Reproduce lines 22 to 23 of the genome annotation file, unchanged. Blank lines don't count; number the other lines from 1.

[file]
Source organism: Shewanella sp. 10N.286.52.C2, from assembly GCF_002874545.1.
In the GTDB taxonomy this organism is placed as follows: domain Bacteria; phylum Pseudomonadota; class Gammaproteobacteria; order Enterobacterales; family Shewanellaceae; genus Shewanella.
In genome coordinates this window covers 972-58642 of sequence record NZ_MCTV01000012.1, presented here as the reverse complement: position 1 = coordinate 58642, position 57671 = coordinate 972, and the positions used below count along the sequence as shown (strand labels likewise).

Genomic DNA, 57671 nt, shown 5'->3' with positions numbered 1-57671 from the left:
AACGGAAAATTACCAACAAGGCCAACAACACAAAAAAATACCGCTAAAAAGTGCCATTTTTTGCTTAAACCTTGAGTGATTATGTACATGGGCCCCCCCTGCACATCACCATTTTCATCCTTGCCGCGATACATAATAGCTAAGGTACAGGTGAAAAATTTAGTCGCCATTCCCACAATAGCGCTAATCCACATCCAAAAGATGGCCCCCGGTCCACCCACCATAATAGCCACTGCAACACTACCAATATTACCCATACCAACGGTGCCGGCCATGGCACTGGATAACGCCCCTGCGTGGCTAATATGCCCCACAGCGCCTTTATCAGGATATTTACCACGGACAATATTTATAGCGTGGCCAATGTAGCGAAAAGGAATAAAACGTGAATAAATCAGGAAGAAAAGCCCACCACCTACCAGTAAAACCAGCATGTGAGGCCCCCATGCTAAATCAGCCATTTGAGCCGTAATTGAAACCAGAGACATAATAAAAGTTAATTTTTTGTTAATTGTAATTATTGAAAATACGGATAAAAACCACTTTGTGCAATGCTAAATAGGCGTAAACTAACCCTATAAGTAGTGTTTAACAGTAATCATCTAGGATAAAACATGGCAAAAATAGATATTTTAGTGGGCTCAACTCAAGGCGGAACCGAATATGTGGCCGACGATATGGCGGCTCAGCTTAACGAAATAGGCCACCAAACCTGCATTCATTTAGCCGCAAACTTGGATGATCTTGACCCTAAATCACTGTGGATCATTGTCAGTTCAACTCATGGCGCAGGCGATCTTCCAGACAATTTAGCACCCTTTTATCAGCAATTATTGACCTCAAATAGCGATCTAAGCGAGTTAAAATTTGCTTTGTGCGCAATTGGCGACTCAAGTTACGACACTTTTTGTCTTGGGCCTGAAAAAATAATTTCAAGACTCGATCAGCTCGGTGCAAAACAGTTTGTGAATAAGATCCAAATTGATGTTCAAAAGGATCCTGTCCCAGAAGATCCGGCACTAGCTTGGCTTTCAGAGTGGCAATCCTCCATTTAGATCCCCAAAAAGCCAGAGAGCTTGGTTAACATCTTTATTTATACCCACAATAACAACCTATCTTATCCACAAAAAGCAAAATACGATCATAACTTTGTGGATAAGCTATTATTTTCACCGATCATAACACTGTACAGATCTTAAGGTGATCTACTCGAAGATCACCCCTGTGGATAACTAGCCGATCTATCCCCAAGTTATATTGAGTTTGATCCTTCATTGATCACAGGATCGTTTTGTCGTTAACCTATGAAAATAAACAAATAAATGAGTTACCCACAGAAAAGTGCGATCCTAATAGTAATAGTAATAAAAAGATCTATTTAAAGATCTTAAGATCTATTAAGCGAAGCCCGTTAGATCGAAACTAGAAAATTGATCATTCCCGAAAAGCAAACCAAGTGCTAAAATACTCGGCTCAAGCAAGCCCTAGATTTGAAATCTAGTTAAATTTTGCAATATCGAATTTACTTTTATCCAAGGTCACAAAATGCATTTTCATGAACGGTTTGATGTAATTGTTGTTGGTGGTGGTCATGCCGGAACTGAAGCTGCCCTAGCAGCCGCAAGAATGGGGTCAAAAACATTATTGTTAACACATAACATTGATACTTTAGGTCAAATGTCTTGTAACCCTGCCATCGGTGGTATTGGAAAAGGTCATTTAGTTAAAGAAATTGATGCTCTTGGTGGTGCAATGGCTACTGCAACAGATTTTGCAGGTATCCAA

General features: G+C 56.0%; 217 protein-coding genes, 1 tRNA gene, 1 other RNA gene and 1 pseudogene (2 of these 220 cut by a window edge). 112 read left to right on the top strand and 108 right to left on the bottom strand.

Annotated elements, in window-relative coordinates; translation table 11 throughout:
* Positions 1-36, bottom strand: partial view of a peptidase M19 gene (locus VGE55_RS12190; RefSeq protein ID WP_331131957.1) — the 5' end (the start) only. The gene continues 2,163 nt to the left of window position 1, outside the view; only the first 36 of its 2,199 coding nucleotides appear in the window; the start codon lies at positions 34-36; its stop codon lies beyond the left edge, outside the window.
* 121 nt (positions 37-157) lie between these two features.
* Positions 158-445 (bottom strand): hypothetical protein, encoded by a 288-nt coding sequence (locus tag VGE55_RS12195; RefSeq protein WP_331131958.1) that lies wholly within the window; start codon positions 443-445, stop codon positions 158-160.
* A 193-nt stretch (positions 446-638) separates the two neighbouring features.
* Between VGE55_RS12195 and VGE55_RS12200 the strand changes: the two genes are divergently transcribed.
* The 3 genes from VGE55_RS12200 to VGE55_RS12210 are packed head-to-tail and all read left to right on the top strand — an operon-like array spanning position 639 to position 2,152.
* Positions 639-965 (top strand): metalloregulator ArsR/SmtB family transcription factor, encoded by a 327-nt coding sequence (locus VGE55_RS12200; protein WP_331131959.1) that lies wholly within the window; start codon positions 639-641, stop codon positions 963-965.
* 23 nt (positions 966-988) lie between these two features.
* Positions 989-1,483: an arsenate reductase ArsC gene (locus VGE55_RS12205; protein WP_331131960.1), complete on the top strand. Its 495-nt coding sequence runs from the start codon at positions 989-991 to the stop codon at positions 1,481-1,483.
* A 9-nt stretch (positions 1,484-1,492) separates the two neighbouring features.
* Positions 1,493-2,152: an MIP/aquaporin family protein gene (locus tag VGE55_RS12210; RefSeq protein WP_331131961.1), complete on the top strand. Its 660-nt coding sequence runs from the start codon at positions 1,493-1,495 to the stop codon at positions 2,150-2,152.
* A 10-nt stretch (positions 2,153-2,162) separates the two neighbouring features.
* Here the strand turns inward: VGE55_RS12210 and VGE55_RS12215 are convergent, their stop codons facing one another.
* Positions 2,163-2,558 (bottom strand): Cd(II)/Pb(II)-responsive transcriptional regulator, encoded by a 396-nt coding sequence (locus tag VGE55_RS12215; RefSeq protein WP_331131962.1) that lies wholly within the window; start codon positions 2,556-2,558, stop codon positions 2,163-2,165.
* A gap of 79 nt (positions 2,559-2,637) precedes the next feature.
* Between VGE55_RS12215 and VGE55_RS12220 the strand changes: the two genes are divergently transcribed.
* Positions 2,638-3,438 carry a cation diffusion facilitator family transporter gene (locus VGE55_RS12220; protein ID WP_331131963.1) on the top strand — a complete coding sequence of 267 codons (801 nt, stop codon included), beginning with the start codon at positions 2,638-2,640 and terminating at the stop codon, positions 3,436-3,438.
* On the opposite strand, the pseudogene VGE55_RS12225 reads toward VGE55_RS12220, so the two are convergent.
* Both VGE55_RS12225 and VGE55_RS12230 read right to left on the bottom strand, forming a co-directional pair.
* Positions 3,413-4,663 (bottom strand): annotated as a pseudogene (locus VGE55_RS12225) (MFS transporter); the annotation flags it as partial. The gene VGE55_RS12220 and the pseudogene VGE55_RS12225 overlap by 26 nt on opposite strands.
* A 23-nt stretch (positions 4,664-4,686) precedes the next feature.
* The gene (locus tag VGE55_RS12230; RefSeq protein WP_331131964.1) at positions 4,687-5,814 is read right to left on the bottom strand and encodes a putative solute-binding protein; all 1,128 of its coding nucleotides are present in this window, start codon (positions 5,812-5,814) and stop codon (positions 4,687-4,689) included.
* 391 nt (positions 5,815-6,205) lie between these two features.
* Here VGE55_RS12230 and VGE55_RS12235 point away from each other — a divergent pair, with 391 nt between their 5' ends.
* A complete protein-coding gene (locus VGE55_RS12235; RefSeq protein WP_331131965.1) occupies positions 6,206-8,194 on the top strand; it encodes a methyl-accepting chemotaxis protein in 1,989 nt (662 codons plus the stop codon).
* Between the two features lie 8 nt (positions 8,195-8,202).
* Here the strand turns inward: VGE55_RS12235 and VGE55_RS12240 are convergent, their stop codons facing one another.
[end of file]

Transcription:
* A gap of 79 nt (positions 2,559-2,637) precedes the next feature.
* Between VGE55_RS12215 and VGE55_RS12220 the strand changes: the two genes are divergently transcribed.